1887

Abstract

The chlamydospore is a distinctive morphological feature of the fungal pathogen that can be induced to form in oxygen-limited environments and has been reported in clinical specimens. Chlamydospores are not produced by the model yeasts and , so there is limited understanding of the pathways that govern their development. Here, the results of a forward genetic approach that begins to define the genetic control of chlamydospore formation are described. Six genes – , , , , and – are required for efficient chlamydospore formation, based on the phenotypes of homozygous insertion mutants and reconstituted strains. Mutations in , and completely abolish chlamydospore formation. Mutations in , and delay normal chlamydospore formation. The involvement of alkaline pH-response regulators Rim13p and Mds3p in chlamydospore formation is unexpected in view of the fact that chlamydospores in the inducing conditions used here are repressed in alkaline media.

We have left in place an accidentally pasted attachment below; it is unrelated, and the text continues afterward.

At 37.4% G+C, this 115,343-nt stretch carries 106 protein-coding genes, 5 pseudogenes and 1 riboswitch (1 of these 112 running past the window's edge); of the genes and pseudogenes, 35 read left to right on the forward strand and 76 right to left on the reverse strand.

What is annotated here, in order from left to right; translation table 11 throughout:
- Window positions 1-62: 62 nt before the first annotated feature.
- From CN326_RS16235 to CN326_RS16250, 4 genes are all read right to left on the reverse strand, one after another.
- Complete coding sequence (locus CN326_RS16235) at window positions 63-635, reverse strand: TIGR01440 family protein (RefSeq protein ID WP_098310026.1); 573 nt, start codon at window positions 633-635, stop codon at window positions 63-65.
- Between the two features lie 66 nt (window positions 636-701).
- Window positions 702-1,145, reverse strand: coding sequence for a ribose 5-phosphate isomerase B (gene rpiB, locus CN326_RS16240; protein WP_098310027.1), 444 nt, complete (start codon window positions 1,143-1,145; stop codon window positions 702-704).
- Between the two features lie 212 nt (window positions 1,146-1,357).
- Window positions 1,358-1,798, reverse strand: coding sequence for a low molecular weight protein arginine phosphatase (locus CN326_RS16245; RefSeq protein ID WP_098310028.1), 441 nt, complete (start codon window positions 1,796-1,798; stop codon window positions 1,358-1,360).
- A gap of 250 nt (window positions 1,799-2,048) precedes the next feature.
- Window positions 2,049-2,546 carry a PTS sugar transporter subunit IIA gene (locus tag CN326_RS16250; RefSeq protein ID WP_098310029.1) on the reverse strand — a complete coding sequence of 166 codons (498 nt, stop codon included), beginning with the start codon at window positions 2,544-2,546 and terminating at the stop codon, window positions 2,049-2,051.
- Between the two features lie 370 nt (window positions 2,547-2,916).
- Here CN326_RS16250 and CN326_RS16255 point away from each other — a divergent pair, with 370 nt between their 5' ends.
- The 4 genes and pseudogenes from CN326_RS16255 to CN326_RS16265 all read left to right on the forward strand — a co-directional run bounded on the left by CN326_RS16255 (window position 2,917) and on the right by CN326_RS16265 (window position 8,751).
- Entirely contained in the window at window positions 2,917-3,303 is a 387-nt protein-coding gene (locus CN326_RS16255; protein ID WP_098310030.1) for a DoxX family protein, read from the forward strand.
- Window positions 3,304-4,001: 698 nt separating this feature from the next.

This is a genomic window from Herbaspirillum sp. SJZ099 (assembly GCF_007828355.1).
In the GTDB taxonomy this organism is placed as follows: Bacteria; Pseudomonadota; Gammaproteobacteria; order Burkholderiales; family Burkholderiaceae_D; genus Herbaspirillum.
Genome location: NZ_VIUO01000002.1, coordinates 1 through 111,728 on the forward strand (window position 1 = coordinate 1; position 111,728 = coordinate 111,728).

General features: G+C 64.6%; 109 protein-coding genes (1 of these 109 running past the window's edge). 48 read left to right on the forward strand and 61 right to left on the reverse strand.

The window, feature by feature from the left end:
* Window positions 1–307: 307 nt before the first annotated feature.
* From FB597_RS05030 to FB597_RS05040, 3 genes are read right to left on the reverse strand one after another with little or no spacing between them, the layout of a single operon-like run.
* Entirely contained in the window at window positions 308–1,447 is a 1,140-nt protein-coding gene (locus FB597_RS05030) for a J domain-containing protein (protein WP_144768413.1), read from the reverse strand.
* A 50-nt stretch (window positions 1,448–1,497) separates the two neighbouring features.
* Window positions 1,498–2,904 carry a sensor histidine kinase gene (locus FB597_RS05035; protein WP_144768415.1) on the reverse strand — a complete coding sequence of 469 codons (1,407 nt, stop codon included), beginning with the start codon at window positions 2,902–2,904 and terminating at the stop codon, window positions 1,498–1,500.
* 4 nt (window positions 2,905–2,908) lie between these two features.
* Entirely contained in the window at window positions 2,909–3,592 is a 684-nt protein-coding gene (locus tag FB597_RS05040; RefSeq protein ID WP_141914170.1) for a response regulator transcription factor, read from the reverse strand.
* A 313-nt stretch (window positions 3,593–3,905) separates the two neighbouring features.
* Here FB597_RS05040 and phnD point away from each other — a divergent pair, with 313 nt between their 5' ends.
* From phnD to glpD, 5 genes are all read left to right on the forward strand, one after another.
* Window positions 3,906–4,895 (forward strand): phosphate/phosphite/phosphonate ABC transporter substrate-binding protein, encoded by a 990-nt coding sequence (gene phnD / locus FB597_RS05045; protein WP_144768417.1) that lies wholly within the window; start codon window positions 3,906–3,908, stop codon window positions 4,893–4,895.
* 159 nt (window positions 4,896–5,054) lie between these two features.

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2003-12-01
2019-10-15
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